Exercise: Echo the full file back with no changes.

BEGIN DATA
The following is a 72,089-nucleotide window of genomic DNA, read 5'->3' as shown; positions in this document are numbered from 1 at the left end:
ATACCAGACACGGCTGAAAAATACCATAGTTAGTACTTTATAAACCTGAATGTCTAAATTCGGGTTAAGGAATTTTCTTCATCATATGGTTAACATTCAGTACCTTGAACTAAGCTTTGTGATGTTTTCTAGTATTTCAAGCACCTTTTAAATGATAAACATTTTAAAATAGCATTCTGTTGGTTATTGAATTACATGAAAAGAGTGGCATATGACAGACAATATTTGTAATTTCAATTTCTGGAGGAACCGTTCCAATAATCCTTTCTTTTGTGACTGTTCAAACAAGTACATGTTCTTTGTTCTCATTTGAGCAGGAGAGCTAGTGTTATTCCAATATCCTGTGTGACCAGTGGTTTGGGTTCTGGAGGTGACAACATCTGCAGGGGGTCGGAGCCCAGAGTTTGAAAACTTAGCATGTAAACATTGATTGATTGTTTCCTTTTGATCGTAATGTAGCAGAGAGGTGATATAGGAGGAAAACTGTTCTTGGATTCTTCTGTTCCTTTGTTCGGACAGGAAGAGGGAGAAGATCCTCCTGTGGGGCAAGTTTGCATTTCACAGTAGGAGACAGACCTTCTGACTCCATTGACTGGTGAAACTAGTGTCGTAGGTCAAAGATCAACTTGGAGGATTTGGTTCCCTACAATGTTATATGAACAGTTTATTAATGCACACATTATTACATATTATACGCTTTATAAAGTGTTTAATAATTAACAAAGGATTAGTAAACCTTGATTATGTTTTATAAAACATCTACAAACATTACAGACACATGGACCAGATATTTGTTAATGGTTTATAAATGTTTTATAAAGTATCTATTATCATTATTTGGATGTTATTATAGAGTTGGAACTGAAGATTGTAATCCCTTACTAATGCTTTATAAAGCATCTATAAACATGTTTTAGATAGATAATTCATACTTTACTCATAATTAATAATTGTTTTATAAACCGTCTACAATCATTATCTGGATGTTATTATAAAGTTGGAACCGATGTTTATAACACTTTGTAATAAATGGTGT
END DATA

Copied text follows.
The following is a 72,089-nucleotide window of genomic DNA, read 5'->3' as shown; positions in this document are numbered from 1 at the left end:
ATACCAGACACGGCTGAAAAATACCATAGTTAGTACTTTATAAACCTGAATGTCTAAATTCGGGTTAAGGAATTTTCTTCATCATATGGTTAACATTCAGTACCTTGAACTAAGCTTTGTGATGTTTTCTAGTATTTCAAGCACCTTTTAAATGATAAACATTTTAAAATAGCATTCTGTTGGTTATTGAATTACATGAAAAGAGTGGCATATGACAGACAATATTTGTAATTTCAATTTCTGGAGGAACCGTTCCAATAATCCTTTCTTTTGTGACTGTTCAAACAAGTACATGTTCTTTGTTCTCATTTGAGCAGGAGAGCTAGTGTTATTCCAATATCCTGTGTGACCAGTGGTTTGGGTTCTGGAGGTGACAACATCTGCAGGGGGTCGGAGCCCAGAGTTTGAAAACTTAGCATGTAAACATTGATTGATTGTTTCCTTTTGATCGTAATGTAGCAGAGAGGTGATATAGGAGGAAAACTGTTCTTGGATTCTTCTGTTCCTTTGTTCGGACAGGAAGAGGGAGAAGATCCTCCTGTGGGGCAAGTTTGCATTTCACAGTAGGAGACAGACCTTCTGACTCCATTGACTGGTGAAACTAGTGTCGTAGGTCAAAGATCAACTTGGAGGATTTGGTTCCCTACAATGTTATATGAACAGTTTATTAATGCACACATTATTACATATTATACGCTTTATAAAGTGTTTAATAATTAACAAAGGATTAGTAAACCTTGATTATGTTTTATAAAACATCTACAAACATTACAGACACATGGACCAGATATTTGTTAATGGTTTATAAATGTTTTATAAAGTATCTATTATCATTATTTGGATGTTATTATAGAGTTGGAACTGAAGATTGTAATCCCTTACTAATGCTTTATAAAGCATCTATAAACATGTTTTAGATAGATAATTCATACTTTACTCATAATTAATAATTGTTTTATAAACCGTCTACAATCATTATCTGGATGTTATTATAAAGTTGGAACCGATGTTTATAACACTTTGTAATAAATGGTGT